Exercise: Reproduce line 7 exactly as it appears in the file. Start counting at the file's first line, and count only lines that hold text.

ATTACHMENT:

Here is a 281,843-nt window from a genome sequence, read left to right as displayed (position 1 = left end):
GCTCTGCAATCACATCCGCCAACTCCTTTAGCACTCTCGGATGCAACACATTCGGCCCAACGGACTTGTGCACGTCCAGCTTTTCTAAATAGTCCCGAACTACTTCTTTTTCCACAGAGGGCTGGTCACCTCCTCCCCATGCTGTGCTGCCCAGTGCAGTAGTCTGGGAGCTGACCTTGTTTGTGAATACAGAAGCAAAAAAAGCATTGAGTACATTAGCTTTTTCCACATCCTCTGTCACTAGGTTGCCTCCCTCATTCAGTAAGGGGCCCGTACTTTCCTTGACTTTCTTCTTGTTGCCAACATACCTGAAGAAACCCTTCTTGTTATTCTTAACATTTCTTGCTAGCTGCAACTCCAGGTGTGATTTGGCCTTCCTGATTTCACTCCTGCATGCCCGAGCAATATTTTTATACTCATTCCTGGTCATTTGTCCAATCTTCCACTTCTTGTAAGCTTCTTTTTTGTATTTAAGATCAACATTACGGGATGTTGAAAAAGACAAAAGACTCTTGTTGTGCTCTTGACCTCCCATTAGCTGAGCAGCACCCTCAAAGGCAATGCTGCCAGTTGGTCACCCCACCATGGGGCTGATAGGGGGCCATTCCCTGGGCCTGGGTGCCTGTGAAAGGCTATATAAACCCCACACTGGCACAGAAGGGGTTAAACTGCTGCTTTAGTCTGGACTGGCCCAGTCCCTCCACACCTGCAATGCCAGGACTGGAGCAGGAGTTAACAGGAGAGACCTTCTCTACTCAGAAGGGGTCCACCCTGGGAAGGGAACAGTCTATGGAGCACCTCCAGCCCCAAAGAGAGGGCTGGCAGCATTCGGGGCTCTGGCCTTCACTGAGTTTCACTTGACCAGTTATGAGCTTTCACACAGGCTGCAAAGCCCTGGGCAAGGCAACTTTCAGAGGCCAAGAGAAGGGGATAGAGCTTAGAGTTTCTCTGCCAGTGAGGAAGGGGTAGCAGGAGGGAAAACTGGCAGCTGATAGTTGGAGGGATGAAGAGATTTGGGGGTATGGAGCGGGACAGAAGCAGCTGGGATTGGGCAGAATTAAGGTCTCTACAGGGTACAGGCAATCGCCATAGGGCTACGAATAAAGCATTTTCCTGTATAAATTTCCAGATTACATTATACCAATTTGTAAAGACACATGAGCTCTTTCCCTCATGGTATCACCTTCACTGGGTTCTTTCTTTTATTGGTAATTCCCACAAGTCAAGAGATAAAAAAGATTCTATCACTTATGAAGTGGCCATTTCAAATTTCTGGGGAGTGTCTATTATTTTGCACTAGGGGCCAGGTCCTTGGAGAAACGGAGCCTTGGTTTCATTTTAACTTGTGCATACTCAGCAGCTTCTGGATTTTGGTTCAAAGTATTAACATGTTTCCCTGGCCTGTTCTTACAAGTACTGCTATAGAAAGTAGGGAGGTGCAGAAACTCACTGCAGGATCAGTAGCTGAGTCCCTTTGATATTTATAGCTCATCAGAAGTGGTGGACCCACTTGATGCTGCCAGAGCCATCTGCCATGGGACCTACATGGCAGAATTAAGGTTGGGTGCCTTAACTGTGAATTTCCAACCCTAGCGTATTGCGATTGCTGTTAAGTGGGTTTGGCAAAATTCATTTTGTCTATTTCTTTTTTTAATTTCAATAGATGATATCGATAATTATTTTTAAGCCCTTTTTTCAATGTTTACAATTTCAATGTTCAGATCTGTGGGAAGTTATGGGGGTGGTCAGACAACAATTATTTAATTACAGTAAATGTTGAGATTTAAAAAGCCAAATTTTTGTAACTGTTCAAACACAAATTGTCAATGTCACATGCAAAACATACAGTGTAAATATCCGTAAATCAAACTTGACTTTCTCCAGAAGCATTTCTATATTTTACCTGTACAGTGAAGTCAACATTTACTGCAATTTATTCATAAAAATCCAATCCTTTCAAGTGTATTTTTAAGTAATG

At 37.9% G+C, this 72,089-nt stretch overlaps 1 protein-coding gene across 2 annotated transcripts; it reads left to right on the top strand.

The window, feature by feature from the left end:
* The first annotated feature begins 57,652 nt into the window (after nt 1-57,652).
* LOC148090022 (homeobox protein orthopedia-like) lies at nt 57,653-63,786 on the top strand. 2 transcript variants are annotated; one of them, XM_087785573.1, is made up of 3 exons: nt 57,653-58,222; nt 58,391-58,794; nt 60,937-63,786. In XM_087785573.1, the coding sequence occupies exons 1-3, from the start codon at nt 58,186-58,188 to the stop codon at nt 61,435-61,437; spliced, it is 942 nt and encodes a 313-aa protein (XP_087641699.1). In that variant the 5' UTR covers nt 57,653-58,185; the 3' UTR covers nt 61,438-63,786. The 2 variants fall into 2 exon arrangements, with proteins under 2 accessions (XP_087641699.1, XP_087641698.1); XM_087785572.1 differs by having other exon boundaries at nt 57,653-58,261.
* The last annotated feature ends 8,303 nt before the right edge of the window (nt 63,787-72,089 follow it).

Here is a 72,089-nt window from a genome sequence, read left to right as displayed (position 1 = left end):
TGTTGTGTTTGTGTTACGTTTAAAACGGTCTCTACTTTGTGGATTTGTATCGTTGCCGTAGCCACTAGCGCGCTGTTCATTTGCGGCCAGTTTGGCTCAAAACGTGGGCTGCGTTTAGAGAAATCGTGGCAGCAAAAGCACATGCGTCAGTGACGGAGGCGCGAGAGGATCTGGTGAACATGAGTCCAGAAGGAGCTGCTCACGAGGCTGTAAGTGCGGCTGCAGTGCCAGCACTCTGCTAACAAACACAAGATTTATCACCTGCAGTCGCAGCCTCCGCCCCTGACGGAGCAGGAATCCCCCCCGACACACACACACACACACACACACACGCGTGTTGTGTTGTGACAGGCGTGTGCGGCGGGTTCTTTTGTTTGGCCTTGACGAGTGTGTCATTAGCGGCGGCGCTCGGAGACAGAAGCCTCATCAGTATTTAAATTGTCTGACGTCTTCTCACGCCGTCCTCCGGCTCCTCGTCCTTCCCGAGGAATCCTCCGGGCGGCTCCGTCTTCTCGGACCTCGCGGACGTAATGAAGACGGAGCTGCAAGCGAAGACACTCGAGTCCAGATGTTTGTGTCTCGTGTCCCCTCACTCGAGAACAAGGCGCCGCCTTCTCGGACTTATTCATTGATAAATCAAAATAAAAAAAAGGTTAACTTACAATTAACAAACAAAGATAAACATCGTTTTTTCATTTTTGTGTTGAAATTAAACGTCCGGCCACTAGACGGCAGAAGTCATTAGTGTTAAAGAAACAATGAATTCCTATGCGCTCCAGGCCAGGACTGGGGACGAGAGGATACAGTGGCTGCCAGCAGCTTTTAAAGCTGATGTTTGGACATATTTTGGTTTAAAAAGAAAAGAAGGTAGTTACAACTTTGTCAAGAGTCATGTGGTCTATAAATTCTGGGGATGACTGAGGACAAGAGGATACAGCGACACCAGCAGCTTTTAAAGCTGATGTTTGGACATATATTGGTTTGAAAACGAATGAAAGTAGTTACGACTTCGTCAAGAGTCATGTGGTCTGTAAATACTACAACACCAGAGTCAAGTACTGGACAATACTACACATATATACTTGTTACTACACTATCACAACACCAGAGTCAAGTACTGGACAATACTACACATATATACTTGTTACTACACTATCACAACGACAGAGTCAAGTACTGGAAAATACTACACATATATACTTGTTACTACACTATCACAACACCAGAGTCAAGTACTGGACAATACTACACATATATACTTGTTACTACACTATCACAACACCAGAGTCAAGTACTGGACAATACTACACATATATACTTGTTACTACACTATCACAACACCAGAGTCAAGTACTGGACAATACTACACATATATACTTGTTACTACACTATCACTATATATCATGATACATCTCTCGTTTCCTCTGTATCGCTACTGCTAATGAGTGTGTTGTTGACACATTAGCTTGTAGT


* The last annotated feature ends 8,303 nt before the right edge of the window (nt 63,787-72,089 follow it).